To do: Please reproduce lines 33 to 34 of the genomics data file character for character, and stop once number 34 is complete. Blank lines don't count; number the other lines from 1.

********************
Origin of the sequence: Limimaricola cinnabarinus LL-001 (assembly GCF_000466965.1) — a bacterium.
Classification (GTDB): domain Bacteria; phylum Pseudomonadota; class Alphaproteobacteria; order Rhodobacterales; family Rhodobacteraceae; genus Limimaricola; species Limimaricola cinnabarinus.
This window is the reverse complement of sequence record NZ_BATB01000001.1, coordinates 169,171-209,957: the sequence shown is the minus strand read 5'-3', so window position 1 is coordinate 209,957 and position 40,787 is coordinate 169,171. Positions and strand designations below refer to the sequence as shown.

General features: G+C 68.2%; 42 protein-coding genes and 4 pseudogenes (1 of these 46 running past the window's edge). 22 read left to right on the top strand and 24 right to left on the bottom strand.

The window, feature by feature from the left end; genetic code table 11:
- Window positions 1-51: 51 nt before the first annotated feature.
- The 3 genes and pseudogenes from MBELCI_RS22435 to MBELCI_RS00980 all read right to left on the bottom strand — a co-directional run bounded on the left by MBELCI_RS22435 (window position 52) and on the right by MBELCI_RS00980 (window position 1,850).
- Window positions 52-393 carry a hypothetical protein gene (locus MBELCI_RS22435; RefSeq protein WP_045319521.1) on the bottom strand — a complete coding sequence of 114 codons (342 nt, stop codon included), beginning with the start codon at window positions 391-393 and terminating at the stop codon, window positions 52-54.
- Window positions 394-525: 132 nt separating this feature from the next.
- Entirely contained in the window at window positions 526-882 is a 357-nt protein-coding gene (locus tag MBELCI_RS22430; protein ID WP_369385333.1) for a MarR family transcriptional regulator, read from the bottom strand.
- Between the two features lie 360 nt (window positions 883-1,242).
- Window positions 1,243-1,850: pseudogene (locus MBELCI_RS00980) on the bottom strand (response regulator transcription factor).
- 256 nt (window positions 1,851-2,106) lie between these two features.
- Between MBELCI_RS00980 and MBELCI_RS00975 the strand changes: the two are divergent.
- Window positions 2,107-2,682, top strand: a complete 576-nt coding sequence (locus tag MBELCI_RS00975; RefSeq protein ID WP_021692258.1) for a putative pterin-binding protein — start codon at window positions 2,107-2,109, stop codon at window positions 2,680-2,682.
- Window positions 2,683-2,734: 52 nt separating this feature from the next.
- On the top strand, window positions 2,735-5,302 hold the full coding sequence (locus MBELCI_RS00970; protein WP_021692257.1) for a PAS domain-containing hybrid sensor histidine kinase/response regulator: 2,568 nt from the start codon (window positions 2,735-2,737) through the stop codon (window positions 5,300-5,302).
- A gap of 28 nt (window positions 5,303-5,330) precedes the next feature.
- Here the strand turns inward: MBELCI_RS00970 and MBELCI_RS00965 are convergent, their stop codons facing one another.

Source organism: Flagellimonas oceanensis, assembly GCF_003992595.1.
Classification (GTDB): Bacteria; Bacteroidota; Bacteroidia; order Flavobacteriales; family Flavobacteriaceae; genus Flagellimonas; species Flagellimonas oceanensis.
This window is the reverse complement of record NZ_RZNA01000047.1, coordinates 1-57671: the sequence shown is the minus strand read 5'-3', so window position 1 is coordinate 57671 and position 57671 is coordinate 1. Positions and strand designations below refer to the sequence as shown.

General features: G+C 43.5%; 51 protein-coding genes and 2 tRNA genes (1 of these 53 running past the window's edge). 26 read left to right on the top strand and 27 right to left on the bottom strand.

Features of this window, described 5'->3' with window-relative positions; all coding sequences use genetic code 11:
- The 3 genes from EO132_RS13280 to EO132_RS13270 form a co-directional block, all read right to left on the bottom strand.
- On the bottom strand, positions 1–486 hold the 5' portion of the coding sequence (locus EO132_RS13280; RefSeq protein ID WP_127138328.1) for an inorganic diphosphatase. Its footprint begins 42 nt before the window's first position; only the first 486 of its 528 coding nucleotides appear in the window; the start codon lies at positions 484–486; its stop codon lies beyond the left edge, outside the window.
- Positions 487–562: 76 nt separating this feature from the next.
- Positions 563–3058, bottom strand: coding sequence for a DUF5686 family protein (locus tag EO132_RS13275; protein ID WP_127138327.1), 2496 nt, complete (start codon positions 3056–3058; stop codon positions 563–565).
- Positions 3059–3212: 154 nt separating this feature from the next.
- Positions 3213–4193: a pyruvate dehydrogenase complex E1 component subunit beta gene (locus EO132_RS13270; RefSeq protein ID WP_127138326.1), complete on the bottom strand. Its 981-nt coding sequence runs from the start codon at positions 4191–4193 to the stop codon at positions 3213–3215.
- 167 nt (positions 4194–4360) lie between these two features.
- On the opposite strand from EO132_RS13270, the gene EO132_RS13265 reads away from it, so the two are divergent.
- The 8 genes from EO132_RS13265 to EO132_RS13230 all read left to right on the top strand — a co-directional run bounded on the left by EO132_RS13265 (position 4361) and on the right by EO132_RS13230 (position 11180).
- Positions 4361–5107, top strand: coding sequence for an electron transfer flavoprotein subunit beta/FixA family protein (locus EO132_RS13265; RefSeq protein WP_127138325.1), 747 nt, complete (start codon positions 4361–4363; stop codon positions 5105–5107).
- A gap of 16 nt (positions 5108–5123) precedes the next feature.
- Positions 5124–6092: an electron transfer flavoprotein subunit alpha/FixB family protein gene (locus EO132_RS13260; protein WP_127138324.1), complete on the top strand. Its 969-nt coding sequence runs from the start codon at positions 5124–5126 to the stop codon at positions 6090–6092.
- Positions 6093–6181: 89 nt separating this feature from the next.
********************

- The 8 genes from EO132_RS13265 to EO132_RS13230 all read left to right on the top strand — a co-directional run bounded on the left by EO132_RS13265 (position 4361) and on the right by EO132_RS13230 (position 11180).
- Positions 4361–5107, top strand: coding sequence for an electron transfer flavoprotein subunit beta/FixA family protein (locus EO132_RS13265; RefSeq protein WP_127138325.1), 747 nt, complete (start codon positions 4361–4363; stop codon positions 5105–5107).